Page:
Needless to say this innovative and important work on filling a major gap in evangelical christianity – a faith based on the incarnation which pays no attention to our physicality – was met with overwhelming silence and indifference.  It wasn’t that people thought it was wrong – it was just so far off the map that it didn’t register.

Coming up: Part Three: my 40’s

12 Comments to “Health and Me Part Two of Three”

  1. Lightening says:

    Just wanted to say I’m finding reading about your journey rather interesting. Looking forward to the next instalment. 🙂

  2. I can also say the same thing as “Lightening”. It was really interesting reading your story. I suppose sometimes when we are living through it day by day it doesn’t seem that interesting. But when you actually write it down… one wonders what a wonderful experience it has been!

  3. Evan says:

    Thanks Lightening and Shamelle,

    Hope you like the next instalment just as much.


  4. John says:

    I can’t say much here that hasn’t already been said, but that doesn’t make saying it meaningless 🙂

    I am really excited and interested in this story. Shamelle is right, most people don’t grasp how interesting their life really is. Taking a step back and really looking at it adds new perspective and really gives you a better sense of what’s going on.

  5. Evan says:

    Thanks John.

    I’m glad for your interest and excitement.

    I too think that for all of us our story is interesting. I’d like to see lots more people telling their story (the blogosphere is still quite heady I think, not so much heart and little vulnerability).

    Hope you like the next installment as much. And I hope you think of writing your own story (as will the others) and posting it if you have a blog.

    Thanks for your interest and taking the time to comment.

  6. Kila Morton says:

    Hi Evan! Wow – that’s really interesting stuff. One of your last comments really struck me. I think that a lot of evangelical christians don’t pay a lot of attention to the body because they have been taught to focus on other things – even though the body is supposed to be the temple. They don’t see the body, the mind and the spirit as one. I never really thought about it that way before, however, it clearly is true. That was a great point.

    Perhaps you should write a book or an e-book to help people like that understand the connection between a strong body and a strong mind. That’s the first thing I thought of when I read that piece of your post.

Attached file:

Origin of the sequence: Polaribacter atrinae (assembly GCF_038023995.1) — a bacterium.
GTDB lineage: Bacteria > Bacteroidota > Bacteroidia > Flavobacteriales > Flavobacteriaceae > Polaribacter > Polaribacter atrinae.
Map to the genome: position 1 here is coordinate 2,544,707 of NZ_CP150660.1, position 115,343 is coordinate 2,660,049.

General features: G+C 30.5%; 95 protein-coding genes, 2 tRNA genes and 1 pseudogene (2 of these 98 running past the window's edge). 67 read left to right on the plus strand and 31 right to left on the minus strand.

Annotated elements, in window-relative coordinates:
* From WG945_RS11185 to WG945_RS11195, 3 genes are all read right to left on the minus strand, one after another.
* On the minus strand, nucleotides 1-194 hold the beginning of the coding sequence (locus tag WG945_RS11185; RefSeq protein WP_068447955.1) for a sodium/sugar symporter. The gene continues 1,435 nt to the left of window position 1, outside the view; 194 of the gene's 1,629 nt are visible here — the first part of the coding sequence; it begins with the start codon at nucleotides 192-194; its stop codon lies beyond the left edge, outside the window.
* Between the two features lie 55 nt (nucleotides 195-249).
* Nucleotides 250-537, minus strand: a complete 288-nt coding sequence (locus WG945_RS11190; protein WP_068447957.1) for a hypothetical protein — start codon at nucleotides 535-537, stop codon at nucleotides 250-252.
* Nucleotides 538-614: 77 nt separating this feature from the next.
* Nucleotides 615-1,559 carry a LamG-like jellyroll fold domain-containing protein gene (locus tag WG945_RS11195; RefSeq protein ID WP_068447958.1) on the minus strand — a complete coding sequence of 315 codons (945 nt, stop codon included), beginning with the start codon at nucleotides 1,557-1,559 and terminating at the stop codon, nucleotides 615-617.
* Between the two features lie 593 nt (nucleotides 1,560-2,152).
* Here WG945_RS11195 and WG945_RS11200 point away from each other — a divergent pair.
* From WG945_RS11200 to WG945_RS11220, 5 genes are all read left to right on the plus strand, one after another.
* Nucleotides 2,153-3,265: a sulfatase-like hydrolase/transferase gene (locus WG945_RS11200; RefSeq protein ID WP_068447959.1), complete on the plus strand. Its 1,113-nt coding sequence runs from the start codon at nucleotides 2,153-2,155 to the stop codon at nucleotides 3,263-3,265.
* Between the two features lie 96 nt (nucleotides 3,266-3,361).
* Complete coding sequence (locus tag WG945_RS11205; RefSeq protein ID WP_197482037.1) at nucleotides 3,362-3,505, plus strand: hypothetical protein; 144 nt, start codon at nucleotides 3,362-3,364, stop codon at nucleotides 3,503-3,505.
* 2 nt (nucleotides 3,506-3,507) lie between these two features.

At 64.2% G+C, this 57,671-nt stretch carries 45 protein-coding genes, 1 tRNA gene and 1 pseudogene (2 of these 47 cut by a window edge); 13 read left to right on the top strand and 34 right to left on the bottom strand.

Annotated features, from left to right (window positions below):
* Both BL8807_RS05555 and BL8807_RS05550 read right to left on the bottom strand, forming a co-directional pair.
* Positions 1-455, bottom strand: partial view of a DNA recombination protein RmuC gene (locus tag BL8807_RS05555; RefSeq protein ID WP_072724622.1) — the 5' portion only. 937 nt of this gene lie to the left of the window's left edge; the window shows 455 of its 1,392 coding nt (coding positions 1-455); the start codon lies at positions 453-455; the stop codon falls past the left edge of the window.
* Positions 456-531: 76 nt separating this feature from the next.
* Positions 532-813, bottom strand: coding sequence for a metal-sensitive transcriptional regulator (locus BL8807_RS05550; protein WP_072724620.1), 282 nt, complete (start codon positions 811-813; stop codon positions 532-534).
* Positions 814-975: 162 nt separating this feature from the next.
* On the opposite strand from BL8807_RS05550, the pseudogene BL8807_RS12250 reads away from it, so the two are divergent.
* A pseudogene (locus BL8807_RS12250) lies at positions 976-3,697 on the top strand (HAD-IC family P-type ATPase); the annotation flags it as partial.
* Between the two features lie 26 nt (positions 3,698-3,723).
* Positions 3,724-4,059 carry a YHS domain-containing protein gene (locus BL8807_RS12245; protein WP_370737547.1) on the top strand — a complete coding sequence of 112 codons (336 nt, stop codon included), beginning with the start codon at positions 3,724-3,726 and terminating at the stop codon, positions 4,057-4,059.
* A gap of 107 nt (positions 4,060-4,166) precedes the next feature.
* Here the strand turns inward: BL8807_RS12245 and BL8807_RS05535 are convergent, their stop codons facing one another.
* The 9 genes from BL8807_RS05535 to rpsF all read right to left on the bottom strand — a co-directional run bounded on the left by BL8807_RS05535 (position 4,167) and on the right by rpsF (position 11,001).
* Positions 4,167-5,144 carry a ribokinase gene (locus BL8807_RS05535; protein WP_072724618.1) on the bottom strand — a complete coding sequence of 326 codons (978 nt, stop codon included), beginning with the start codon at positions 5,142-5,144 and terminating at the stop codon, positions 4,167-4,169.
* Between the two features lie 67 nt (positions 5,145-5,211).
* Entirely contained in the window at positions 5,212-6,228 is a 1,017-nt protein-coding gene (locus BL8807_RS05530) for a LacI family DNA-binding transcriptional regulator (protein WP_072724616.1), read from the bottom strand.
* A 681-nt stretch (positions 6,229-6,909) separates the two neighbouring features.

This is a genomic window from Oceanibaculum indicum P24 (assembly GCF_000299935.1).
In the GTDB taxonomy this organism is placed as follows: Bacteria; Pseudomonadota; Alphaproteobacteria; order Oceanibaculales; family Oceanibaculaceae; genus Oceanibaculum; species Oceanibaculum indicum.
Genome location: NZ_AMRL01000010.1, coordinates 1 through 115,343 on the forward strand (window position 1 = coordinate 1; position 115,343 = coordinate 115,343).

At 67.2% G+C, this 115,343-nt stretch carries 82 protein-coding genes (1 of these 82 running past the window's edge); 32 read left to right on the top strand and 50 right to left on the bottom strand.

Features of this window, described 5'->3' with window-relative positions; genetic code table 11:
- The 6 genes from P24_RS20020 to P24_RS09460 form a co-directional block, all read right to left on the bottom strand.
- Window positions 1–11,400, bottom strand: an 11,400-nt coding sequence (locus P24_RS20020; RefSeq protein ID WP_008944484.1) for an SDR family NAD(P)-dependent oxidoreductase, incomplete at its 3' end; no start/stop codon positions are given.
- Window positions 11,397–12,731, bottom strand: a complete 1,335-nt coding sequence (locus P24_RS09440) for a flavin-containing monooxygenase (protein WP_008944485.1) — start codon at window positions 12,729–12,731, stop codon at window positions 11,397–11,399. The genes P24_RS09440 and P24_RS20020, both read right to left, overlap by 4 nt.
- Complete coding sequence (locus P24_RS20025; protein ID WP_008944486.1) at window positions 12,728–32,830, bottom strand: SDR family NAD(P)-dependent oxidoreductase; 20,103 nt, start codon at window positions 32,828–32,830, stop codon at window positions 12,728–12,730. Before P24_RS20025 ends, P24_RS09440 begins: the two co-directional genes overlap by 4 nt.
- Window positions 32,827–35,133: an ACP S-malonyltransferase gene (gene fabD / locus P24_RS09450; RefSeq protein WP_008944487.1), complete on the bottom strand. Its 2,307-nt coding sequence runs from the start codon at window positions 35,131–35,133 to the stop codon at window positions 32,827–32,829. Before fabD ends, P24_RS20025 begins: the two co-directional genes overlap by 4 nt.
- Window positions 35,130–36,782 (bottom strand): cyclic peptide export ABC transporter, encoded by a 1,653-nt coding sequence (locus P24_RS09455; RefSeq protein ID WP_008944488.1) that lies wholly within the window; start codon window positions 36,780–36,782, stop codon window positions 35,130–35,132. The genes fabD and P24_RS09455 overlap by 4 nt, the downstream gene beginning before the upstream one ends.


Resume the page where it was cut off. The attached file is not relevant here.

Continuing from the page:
7. Evan says:

    Thanks Kila.

    I’m glad you find my story interesting.

    I hadn’t thought of doing an ebook.

    Well worth thinking about.

    Thanks for taking the time and effort to comment.

  8. DrSteve says:

    I’m enjoying your story.

    This really made me sit up: “if aerobics helps us be patient what exercise would help us develop compassion? Shintaido, with its emphasis on the heart rather than the lower belly was one answer to this.” I have had (the completely unfounded) idea that some sort of physical therapy might be the way for people with lack of conscience/compassion. To link an eastern and a western way of thinking: is it possible, do you think, that Shintaido grows neural pathways?

    Like Kila I also think an ebook is a good way to go. Another way is to self-publish and market yourself. Scott Ginsburg at has a free ebook register under ‘Articles’) ‘203 things I’ve learned about writing, marketing, and selling books’.

  9. DrSteve says:

    Is the booklet available? I’d love to see it if it is.

    Why not use it as a free ebook? If people are free to viral market that there will be a (free!) market for your book.

  10. Evan says:

    Shintaido does grow new neural pathways I’m sure.

    I’d love to hear more about your ideas for physical therapy. Psychotherapy is still very biased to the verbal (and the web and blogs too of course. There was a report in an Australian paper that one of the reasons people avoid the web is fears about literacy).

    My co-writer and I did self-publish our previous book. The promotion is a heap of work. However this was years before I knew about blogs. I think I still have the text of the booklet filed away on my computer at home (I’ll be back from holidays mid next week).

    Why not use it as a free ebook? Well, because I didn’t think of it! Marketing really is not my gift is it? Thanks for the link to Scott’s site I’ll investigate.

    It’s a very good thought and I’ll start following it up as soon as I get back.


  11. Really nice post!. I’ve been reading for a while but this post made me want to say 2 thumbs up. Keep up the great work!, Thanks!

  12. Evan says:

    Thanks PLR. It’s always nice to hear that someone values what I’m writing.

    Thanks for taking the time to comment.